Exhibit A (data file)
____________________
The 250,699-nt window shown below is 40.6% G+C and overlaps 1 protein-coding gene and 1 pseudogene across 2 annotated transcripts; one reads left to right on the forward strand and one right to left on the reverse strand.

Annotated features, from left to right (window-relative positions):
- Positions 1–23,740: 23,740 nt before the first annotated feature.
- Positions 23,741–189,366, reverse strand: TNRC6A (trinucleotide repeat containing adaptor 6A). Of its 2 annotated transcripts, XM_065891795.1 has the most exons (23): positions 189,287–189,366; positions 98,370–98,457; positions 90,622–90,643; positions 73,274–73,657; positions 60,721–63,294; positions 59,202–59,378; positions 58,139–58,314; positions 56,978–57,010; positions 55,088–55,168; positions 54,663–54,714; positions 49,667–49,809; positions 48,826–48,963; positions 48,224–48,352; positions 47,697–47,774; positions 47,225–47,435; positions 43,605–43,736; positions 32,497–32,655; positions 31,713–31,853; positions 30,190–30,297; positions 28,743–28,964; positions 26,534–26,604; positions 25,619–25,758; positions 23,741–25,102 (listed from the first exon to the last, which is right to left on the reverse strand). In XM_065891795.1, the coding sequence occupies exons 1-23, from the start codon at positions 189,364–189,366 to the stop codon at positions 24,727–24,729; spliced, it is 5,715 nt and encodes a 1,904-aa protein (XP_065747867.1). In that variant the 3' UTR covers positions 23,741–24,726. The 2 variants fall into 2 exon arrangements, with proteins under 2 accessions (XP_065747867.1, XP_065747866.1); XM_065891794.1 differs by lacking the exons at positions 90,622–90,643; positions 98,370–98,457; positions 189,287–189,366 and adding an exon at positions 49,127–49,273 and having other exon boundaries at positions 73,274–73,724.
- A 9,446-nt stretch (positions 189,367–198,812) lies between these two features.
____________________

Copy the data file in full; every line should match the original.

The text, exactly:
The 250,699-nt window shown below is 40.6% G+C and overlaps 1 protein-coding gene and 1 pseudogene across 2 annotated transcripts; one reads left to right on the forward strand and one right to left on the reverse strand.

Annotated features, from left to right (window-relative positions):
- Positions 1–23,740: 23,740 nt before the first annotated feature.
- Positions 23,741–189,366, reverse strand: TNRC6A (trinucleotide repeat containing adaptor 6A). Of its 2 annotated transcripts, XM_065891795.1 has the most exons (23): positions 189,287–189,366; positions 98,370–98,457; positions 90,622–90,643; positions 73,274–73,657; positions 60,721–63,294; positions 59,202–59,378; positions 58,139–58,314; positions 56,978–57,010; positions 55,088–55,168; positions 54,663–54,714; positions 49,667–49,809; positions 48,826–48,963; positions 48,224–48,352; positions 47,697–47,774; positions 47,225–47,435; positions 43,605–43,736; positions 32,497–32,655; positions 31,713–31,853; positions 30,190–30,297; positions 28,743–28,964; positions 26,534–26,604; positions 25,619–25,758; positions 23,741–25,102 (listed from the first exon to the last, which is right to left on the reverse strand). In XM_065891795.1, the coding sequence occupies exons 1-23, from the start codon at positions 189,364–189,366 to the stop codon at positions 24,727–24,729; spliced, it is 5,715 nt and encodes a 1,904-aa protein (XP_065747867.1). In that variant the 3' UTR covers positions 23,741–24,726. The 2 variants fall into 2 exon arrangements, with proteins under 2 accessions (XP_065747867.1, XP_065747866.1); XM_065891794.1 differs by lacking the exons at positions 90,622–90,643; positions 98,370–98,457; positions 189,287–189,366 and adding an exon at positions 49,127–49,273 and having other exon boundaries at positions 73,274–73,724.
- A 9,446-nt stretch (positions 189,367–198,812) lies between these two features.